Profile: Elaine Skapetis, front end developer at Adobe

Women in Tech: “Networking and exchanging ideas with other women is a real benefit”

Jan Bernecke
women in tech

Four years ago, we launched a diversity series aimed at bringing the most inspirational and powerful women in the tech scene to your attention. Today, we’d like you to meet Elaine Skapetis, front end developer at Adobe.

research study by The National Center for Women & Information Technology showed that “gender diversity has specific benefits in technology settings,” which could explain why tech companies have started to invest in initiatives that aim to boost the number of female applicants, recruit them in a more effective way, retain them for longer, and give them the opportunity to advance. But is it enough?

Four years ago, we launched a diversity series aimed at bringing the most inspirational and powerful women in the tech scene to your attention. Today, we’d like you to meet Elaine Skapetis, front end developer at Adobe.

Today’s Woman in Tech: Elaine Skapetis, front end developer at Adobe

Compared to many of my colleagues, I discovered computer technology for myself relatively late. I was never a big women in techgamer in my childhood and I didn’t spend much time in front of the computer when I was young. I only had my first own PC when I was 18, but I have always been curious. The technology behind it and how the internet and websites work have fascinated me from the beginning. And it was exactly this curiosity that drove me to dive deeper and deeper into the world of computer science and finally to learn the profession of a front-end developer. From today’s perspective, this was the best decision of my life. I have found my absolute dream job! Especially at a company like Adobe: In our international team, I get the opportunity to work with and learn from the best people from a wide variety of fields every day. I am very grateful to be able to work at Adobe.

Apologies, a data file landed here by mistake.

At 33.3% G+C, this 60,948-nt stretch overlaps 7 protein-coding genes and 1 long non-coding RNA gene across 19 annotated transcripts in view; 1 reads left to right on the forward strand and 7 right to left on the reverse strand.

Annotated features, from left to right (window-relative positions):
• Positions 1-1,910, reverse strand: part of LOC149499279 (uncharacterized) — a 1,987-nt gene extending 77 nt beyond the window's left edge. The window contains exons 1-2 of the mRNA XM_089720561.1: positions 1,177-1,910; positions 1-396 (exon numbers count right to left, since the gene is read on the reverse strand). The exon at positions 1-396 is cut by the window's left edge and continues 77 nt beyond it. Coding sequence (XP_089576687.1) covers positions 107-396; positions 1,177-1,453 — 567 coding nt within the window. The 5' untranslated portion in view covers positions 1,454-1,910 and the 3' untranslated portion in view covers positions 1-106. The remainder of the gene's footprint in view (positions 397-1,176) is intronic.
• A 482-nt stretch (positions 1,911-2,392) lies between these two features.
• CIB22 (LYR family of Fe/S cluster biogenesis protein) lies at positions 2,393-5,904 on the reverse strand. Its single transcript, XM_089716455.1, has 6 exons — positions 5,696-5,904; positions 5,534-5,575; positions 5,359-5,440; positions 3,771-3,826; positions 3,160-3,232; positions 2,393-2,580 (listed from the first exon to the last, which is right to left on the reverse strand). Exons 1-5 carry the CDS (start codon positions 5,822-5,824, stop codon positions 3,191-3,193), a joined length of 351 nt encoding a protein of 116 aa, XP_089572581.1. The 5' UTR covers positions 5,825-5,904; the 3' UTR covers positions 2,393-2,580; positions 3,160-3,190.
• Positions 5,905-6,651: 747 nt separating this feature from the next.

Which different career paths have you taken?

Before I discovered my dream job as a developer, I tried out various exciting jobs in the fields of technology and innovation. Originally I come from Brazil, where I first completed an apprenticeship in mechanical engineering. Then I came to Germany to become an IT specialist. After a stopover at an automotive supplier in Mexico, I founded the IT company Factor Sigma Software Solutions in Greece. Only then did I move to Switzerland, where I joined the team.

Do you have any role models?

My father was certainly a great personal role model. As a power electronics engineer, he often took me along and showed me some exciting projects. This time had a great influence on me. Today my colleagues at Adobe are my greatest role models. It’s really fascinating how much know-how and innovative spirit from a wide variety of fields come together here in just one place.